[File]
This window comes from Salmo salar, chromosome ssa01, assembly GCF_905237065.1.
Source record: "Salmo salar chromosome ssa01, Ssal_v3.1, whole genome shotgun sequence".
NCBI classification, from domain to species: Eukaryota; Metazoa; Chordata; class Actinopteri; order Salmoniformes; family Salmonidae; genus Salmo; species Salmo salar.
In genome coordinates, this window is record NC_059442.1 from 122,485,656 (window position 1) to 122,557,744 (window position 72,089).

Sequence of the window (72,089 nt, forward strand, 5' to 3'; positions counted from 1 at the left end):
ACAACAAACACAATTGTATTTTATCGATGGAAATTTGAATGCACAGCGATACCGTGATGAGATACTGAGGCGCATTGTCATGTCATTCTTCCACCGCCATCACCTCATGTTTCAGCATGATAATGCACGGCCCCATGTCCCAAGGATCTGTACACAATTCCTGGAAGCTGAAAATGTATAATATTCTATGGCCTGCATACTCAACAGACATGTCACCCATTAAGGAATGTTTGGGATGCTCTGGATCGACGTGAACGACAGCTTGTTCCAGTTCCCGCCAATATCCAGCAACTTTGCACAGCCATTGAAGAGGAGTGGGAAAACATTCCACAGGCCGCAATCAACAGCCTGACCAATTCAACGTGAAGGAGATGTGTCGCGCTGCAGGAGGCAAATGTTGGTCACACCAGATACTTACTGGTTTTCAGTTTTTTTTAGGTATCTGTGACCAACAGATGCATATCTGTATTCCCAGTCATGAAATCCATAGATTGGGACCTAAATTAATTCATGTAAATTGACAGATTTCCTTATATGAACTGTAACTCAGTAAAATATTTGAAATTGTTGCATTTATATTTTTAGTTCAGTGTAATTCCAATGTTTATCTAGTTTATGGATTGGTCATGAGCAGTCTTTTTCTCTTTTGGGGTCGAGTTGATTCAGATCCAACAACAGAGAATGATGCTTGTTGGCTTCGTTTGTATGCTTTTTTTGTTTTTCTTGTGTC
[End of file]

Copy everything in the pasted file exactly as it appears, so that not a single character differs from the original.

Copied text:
This window comes from Salmo salar, chromosome ssa01, assembly GCF_905237065.1.
Source record: "Salmo salar chromosome ssa01, Ssal_v3.1, whole genome shotgun sequence".
NCBI classification, from domain to species: Eukaryota; Metazoa; Chordata; class Actinopteri; order Salmoniformes; family Salmonidae; genus Salmo; species Salmo salar.
In genome coordinates, this window is record NC_059442.1 from 122,485,656 (window position 1) to 122,557,744 (window position 72,089).

Sequence of the window (72,089 nt, forward strand, 5' to 3'; positions counted from 1 at the left end):
ACAACAAACACAATTGTATTTTATCGATGGAAATTTGAATGCACAGCGATACCGTGATGAGATACTGAGGCGCATTGTCATGTCATTCTTCCACCGCCATCACCTCATGTTTCAGCATGATAATGCACGGCCCCATGTCCCAAGGATCTGTACACAATTCCTGGAAGCTGAAAATGTATAATATTCTATGGCCTGCATACTCAACAGACATGTCACCCATTAAGGAATGTTTGGGATGCTCTGGATCGACGTGAACGACAGCTTGTTCCAGTTCCCGCCAATATCCAGCAACTTTGCACAGCCATTGAAGAGGAGTGGGAAAACATTCCACAGGCCGCAATCAACAGCCTGACCAATTCAACGTGAAGGAGATGTGTCGCGCTGCAGGAGGCAAATGTTGGTCACACCAGATACTTACTGGTTTTCAGTTTTTTTTAGGTATCTGTGACCAACAGATGCATATCTGTATTCCCAGTCATGAAATCCATAGATTGGGACCTAAATTAATTCATGTAAATTGACAGATTTCCTTATATGAACTGTAACTCAGTAAAATATTTGAAATTGTTGCATTTATATTTTTAGTTCAGTGTAATTCCAATGTTTATCTAGTTTATGGATTGGTCATGAGCAGTCTTTTTCTCTTTTGGGGTCGAGTTGATTCAGATCCAACAACAGAGAATGATGCTTGTTGGCTTCGTTTGTATGCTTTTTTTGTTTTTCTTGTGTC